This is my favourite Film. I adored it as a child, and it is one of those classic films that you can watch time and time again.
My own children loved it, and countless others have. Sheer magic and an incredible achievement for when it was made in 1940.
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6 of 6 people found the following review helpful
5.0 out of 5 stars 65 amazing years, 21 Jun 2005
I first saw this film during the war, it was a brilliant way to get your mind off the many hardships that war brings. As an 11 year old I was enchanted by the film and seeing it again 65 years later, it is still enchanting. Much of this is due to the supurb script by Miles Mallison (he plays the dotty Sultan) which has humour and poetry to it. The cast is also terrific, Sabu as the thief, John Justin, the handsome hero, June Duprez the beautiful princess, Rex Ingram the giant genie and Conrad Veidt, the most wicked of all magicians. A great, great film.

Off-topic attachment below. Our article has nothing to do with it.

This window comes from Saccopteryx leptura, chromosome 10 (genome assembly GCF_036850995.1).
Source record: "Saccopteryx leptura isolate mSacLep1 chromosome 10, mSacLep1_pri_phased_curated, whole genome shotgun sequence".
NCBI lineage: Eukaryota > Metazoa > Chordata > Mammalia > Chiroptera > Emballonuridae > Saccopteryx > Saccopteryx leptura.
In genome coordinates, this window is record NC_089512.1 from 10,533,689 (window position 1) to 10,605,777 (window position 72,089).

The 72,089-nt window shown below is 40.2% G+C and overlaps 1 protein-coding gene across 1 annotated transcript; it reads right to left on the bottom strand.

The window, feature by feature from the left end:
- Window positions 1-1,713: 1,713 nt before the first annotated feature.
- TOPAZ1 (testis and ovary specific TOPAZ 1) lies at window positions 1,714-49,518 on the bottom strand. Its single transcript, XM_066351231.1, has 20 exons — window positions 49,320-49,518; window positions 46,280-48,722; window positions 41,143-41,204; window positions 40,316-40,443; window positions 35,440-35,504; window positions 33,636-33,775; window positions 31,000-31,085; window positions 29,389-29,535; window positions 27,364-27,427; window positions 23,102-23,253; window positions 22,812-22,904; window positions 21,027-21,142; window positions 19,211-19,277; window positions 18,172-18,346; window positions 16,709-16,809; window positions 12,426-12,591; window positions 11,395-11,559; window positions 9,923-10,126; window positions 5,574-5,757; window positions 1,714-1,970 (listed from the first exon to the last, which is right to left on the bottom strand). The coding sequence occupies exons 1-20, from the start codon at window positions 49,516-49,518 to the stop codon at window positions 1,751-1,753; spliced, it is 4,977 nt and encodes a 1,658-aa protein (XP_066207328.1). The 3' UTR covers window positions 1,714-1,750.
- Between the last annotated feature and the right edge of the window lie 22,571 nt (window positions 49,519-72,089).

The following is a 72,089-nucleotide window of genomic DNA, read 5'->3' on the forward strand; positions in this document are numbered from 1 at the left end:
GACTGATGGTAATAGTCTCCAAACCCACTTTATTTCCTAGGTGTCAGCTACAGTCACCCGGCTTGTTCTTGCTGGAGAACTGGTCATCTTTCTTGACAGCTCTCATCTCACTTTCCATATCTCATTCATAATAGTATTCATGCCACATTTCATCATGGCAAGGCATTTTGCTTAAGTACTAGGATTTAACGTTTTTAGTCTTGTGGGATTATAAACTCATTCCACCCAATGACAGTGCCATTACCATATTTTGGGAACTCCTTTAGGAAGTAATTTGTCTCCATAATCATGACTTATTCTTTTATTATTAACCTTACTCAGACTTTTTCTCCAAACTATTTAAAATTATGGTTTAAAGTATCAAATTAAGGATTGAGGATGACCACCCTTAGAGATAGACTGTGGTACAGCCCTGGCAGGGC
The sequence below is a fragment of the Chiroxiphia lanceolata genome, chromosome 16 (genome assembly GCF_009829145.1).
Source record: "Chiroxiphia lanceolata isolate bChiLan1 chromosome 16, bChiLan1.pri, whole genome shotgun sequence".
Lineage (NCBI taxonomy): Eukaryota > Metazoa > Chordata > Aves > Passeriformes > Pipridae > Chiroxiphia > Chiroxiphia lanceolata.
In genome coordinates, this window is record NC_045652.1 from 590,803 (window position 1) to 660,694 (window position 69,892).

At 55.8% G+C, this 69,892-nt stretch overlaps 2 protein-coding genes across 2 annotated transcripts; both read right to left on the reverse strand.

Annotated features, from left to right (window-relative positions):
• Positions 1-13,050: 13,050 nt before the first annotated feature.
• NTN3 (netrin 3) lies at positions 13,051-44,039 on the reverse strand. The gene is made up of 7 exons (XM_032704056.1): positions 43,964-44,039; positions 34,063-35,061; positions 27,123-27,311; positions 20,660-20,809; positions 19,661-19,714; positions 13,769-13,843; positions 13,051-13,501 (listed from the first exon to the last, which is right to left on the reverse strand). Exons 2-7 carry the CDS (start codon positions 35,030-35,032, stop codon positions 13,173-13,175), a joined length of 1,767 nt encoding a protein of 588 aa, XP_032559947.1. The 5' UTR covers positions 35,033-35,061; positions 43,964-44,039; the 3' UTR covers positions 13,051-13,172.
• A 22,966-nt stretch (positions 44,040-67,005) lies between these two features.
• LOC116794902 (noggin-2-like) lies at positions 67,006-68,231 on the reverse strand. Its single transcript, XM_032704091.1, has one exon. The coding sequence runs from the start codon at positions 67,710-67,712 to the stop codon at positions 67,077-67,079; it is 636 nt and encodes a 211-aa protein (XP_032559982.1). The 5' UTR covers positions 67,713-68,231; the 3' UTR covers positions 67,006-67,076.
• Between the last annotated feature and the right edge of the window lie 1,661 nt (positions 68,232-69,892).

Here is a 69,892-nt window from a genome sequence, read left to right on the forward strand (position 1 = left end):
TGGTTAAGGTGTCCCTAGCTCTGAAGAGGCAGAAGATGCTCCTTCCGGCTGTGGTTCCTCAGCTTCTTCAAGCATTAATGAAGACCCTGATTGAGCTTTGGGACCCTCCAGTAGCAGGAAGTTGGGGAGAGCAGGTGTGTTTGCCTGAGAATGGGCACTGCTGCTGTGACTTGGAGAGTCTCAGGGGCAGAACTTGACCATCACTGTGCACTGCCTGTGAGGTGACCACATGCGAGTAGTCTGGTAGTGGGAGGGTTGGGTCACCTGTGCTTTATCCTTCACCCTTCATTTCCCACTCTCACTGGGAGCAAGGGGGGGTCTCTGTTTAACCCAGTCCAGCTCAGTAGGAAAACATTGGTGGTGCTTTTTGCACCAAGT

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7 of 7 people found the following review helpful
5.0 out of 5 stars Fabulous in every sense, 13 Sep 2010
This review is from: Thief Of Bagdad [DVD] (DVD)
I first watched this film when I was about 10 but I did not remember it any more until I watched it on TV about 20 years ago and suddenly all the pleasure and fascination I had experienced in my first viewing came flooding back. This is a fable so well told that for its 100 or so minutes I was back in my childhood. All the special effects of today will never equal this exceptionally well directed film, the quality of its screenplay, or the charm of its actors. I relish watching it again and again. One of my favourites!